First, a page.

Swine flu - Prepping for Tough Times

Nurses COVID


The Editors of Effect Measure are senior public health scientists and practitioners. Paul Revere was a member of the first local Board of Health in the United States (Boston, 1799). The Editors sign their posts "Revere" to recognize the public service of a professional forerunner better known for other things.

We've been talking about the possibility of a flu pandemic here for four and a half years. The cliché during much of that time was that the right way to think of a flu pandemic was not "if," but "when." As long as no pandemic materialized, however, there was great scope for what it would look like and hence what to plan for. The hoary adage, "Hope for the best, plan for the worst" made sense but left a great deal of scope for different approaches to planning. What, after all, was the worst we could expect? We had two models, one historical, one hypothetical but plausible. The historical one was the 1918 pandemic, a truly catastrophic public health event brought to vivid life by John Barry's book, The Great Influenza, a surprise best seller just at the time we were contemplating the hypothetical, but plausible, prospect the next pandemic could come from H5N1 avian influenza. The relatively rare cases of human bird flu showed a virus even more virulent than the 1918 virus and there was (and is) a prodigious amount of it "out there" in the form of a panzootic in poultry and wild birds. So far, though, H5N1 has not learned to transmit easily in humans. Yet the pandemic arrived anyway, in the form of swine flu H1N1. For the moment, then, we need to be ready to manage the consequences of the pandemic that's here, not the one that is not yet and may never be. This means the calculus of "hope for the best and prepare for the worst" has become more concrete and narrowed in scope. That means adjusting on both what hoping for the best means and what planning for the worst means. In some respects, we believe there is a danger of getting it wrong on both scores by simultaneously planning for the best and if not hoping for the worst, imagining worse than is plausible.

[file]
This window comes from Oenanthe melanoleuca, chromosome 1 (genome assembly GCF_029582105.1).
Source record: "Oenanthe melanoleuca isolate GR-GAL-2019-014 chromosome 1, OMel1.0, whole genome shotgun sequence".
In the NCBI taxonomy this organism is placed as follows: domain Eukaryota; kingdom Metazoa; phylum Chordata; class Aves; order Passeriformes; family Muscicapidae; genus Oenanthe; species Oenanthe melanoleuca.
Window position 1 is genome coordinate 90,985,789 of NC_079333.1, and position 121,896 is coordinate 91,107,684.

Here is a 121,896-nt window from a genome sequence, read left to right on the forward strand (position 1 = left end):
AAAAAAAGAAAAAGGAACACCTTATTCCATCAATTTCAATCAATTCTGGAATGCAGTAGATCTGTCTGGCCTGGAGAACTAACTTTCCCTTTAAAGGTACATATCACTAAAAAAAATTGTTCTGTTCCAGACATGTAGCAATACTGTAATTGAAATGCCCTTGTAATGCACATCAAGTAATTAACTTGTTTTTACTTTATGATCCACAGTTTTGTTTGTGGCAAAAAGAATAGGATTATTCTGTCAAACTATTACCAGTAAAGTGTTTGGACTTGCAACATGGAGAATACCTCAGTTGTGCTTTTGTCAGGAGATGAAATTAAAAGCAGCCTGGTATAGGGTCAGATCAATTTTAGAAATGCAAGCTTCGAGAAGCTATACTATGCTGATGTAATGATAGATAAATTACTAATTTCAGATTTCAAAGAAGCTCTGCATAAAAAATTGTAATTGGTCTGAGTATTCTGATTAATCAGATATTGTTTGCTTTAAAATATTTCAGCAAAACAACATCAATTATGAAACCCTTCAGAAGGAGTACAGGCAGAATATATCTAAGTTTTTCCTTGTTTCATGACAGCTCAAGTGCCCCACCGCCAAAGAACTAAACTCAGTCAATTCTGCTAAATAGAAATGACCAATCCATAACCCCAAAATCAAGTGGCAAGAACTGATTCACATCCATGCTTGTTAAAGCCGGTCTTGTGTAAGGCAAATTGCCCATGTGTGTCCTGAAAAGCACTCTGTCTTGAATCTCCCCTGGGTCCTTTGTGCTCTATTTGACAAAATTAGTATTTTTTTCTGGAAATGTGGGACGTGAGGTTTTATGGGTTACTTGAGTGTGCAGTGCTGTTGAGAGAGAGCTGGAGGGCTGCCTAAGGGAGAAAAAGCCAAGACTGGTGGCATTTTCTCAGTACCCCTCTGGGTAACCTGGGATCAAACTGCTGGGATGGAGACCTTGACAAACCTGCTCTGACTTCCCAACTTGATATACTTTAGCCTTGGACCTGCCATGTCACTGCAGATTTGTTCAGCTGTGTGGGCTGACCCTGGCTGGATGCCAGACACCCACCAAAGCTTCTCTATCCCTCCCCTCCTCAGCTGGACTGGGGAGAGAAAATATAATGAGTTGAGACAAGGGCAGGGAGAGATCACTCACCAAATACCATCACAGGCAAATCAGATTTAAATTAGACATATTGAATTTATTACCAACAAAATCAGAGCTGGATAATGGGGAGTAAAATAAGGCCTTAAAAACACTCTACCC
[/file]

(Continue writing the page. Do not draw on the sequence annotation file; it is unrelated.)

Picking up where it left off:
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Sorting Out the Vacccine Puzzle

With flu season in the northern hemisphere looming and H1N1 cutting a nasty swath through good portions of the southern hemisphere's current flu season, attention is being turned to the non-existent but hoped-for vaccine against swine flu. Yesterday we discussed the problem of pinning pandemic planning on a vaccine. That's planning for the best, not hoping for the best. There are a lot of uncertainties regarding whether an unadorned egg-based vaccine -- the bulk of the vaccine now in development -- will be sufficient, available in time or even effective. But those problems just scratch the surface of vaccine unknowns, as a typically excellent piece by Helen Branswell of Canadian Press lays out:

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